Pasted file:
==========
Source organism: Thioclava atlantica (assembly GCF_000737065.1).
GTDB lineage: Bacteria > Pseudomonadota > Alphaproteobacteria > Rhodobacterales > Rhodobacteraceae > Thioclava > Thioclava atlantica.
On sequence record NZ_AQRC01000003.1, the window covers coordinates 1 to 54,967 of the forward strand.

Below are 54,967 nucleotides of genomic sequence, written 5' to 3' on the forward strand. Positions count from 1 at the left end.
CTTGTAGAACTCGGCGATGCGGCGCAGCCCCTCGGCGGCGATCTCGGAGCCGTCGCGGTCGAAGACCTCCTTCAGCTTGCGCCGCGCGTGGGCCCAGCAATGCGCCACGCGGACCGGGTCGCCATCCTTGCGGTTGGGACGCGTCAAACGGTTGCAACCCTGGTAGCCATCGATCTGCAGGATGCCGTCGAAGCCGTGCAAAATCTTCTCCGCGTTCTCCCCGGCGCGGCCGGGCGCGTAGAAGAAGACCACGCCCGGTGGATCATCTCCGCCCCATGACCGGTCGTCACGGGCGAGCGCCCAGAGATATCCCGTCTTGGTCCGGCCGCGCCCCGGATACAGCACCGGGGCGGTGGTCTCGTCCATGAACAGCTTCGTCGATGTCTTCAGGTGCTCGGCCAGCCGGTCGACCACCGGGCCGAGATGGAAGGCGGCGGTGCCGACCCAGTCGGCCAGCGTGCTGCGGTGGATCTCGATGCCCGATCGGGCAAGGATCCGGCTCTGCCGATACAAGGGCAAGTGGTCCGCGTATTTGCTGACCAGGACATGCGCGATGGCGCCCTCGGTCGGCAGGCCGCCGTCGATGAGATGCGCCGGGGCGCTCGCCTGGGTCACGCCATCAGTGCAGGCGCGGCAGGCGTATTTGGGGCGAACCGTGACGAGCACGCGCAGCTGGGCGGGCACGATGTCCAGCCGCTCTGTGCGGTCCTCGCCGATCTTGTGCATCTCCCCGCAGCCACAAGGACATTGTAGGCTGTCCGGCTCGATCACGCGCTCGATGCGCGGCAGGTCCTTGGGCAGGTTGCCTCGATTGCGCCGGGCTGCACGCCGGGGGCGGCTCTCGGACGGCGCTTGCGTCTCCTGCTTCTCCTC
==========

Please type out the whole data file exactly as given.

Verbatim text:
Source organism: Thioclava atlantica (assembly GCF_000737065.1).
GTDB lineage: Bacteria > Pseudomonadota > Alphaproteobacteria > Rhodobacterales > Rhodobacteraceae > Thioclava > Thioclava atlantica.
On sequence record NZ_AQRC01000003.1, the window covers coordinates 1 to 54,967 of the forward strand.

Below are 54,967 nucleotides of genomic sequence, written 5' to 3' on the forward strand. Positions count from 1 at the left end.
CTTGTAGAACTCGGCGATGCGGCGCAGCCCCTCGGCGGCGATCTCGGAGCCGTCGCGGTCGAAGACCTCCTTCAGCTTGCGCCGCGCGTGGGCCCAGCAATGCGCCACGCGGACCGGGTCGCCATCCTTGCGGTTGGGACGCGTCAAACGGTTGCAACCCTGGTAGCCATCGATCTGCAGGATGCCGTCGAAGCCGTGCAAAATCTTCTCCGCGTTCTCCCCGGCGCGGCCGGGCGCGTAGAAGAAGACCACGCCCGGTGGATCATCTCCGCCCCATGACCGGTCGTCACGGGCGAGCGCCCAGAGATATCCCGTCTTGGTCCGGCCGCGCCCCGGATACAGCACCGGGGCGGTGGTCTCGTCCATGAACAGCTTCGTCGATGTCTTCAGGTGCTCGGCCAGCCGGTCGACCACCGGGCCGAGATGGAAGGCGGCGGTGCCGACCCAGTCGGCCAGCGTGCTGCGGTGGATCTCGATGCCCGATCGGGCAAGGATCCGGCTCTGCCGATACAAGGGCAAGTGGTCCGCGTATTTGCTGACCAGGACATGCGCGATGGCGCCCTCGGTCGGCAGGCCGCCGTCGATGAGATGCGCCGGGGCGCTCGCCTGGGTCACGCCATCAGTGCAGGCGCGGCAGGCGTATTTGGGGCGAACCGTGACGAGCACGCGCAGCTGGGCGGGCACGATGTCCAGCCGCTCTGTGCGGTCCTCGCCGATCTTGTGCATCTCCCCGCAGCCACAAGGACATTGTAGGCTGTCCGGCTCGATCACGCGCTCGATGCGCGGCAGGTCCTTGGGCAGGTTGCCTCGATTGCGCCGGGCTGCACGCCGGGGGCGGCTCTCGGACGGCGCTTGCGTCTCCTGCTTCTCCTC